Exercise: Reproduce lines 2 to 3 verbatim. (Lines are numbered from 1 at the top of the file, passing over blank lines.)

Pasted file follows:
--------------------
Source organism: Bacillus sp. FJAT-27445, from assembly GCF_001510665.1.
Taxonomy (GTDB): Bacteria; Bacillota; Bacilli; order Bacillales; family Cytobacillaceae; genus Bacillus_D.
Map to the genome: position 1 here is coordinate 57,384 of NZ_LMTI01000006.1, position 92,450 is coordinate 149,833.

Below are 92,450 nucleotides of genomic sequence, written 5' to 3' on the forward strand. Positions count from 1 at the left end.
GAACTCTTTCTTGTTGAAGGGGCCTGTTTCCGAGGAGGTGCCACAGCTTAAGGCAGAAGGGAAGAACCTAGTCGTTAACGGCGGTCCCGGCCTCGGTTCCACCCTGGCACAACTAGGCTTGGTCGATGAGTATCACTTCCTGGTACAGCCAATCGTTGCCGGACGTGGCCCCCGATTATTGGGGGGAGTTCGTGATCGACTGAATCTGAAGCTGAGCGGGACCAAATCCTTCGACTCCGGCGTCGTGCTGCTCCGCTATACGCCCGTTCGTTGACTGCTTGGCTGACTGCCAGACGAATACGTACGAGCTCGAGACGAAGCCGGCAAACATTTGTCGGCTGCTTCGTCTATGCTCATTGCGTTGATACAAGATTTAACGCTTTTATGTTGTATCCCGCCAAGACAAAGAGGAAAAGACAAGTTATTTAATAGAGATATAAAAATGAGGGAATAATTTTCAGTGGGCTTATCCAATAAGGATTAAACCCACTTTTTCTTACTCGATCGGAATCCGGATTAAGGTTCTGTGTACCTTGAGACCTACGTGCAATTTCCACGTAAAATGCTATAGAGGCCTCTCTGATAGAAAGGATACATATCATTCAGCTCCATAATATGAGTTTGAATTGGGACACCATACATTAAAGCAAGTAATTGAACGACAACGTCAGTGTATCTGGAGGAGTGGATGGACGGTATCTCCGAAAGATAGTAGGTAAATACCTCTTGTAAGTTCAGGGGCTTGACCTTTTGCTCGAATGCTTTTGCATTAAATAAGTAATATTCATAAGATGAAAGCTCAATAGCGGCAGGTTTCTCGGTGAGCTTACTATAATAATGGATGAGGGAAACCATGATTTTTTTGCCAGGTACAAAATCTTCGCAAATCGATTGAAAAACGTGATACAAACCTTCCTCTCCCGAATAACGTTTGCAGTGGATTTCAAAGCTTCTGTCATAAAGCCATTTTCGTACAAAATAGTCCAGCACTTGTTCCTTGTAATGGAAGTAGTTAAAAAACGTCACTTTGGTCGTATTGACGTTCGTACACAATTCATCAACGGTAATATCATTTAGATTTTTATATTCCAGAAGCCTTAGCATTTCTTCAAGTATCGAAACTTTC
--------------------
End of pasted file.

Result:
Taxonomy (GTDB): Bacteria; Bacillota; Bacilli; order Bacillales; family Cytobacillaceae; genus Bacillus_D.
Map to the genome: position 1 here is coordinate 57,384 of NZ_LMTI01000006.1, position 92,450 is coordinate 149,833.